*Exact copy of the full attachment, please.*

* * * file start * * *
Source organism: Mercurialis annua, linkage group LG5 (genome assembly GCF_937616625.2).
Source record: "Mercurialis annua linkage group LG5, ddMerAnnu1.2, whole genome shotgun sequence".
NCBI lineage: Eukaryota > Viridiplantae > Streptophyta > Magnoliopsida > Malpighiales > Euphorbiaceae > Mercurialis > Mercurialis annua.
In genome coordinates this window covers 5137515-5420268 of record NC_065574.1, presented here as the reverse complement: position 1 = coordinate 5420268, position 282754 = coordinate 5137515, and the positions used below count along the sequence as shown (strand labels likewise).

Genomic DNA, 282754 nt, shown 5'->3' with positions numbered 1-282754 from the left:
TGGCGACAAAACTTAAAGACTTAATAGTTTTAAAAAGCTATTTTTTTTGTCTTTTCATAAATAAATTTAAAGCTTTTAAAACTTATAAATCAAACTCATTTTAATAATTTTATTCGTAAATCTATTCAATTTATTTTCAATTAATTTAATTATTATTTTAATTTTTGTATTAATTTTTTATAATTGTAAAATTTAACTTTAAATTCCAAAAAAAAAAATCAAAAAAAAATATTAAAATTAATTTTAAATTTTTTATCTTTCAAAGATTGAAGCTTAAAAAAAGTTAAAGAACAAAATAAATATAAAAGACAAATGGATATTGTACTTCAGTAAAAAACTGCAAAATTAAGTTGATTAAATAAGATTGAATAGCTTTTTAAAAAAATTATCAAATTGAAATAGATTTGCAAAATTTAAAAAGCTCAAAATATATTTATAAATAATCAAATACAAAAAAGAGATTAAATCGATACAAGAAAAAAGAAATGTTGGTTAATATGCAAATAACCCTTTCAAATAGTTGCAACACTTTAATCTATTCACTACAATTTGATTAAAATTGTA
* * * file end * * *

Source organism: Mercurialis annua, linkage group LG5 (genome assembly GCF_937616625.2).
Source record: "Mercurialis annua linkage group LG5, ddMerAnnu1.2, whole genome shotgun sequence".
NCBI lineage: Eukaryota > Viridiplantae > Streptophyta > Magnoliopsida > Malpighiales > Euphorbiaceae > Mercurialis > Mercurialis annua.
In genome coordinates this window covers 5137515-5420268 of record NC_065574.1, presented here as the reverse complement: position 1 = coordinate 5420268, position 282754 = coordinate 5137515, and the positions used below count along the sequence as shown (strand labels likewise).

Genomic DNA, 282754 nt, shown 5'->3' with positions numbered 1-282754 from the left:
TGGCGACAAAACTTAAAGACTTAATAGTTTTAAAAAGCTATTTTTTTTGTCTTTTCATAAATAAATTTAAAGCTTTTAAAACTTATAAATCAAACTCATTTTAATAATTTTATTCGTAAATCTATTCAATTTATTTTCAATTAATTTAATTATTATTTTAATTTTTGTATTAATTTTTTATAATTGTAAAATTTAACTTTAAATTCCAAAAAAAAAAATCAAAAAAAAATATTAAAATTAATTTTAAATTTTTTATCTTTCAAAGATTGAAGCTTAAAAAAAGTTAAAGAACAAAATAAATATAAAAGACAAATGGATATTGTACTTCAGTAAAAAACTGCAAAATTAAGTTGATTAAATAAGATTGAATAGCTTTTTAAAAAAATTATCAAATTGAAATAGATTTGCAAAATTTAAAAAGCTCAAAATATATTTATAAATAATCAAATACAAAAAAGAGATTAAATCGATACAAGAAAAAAGAAATGTTGGTTAATATGCAAATAACCCTTTCAAATAGTTGCAACACTTTAATCTATTCACTACAATTTGATTAAAATTGTA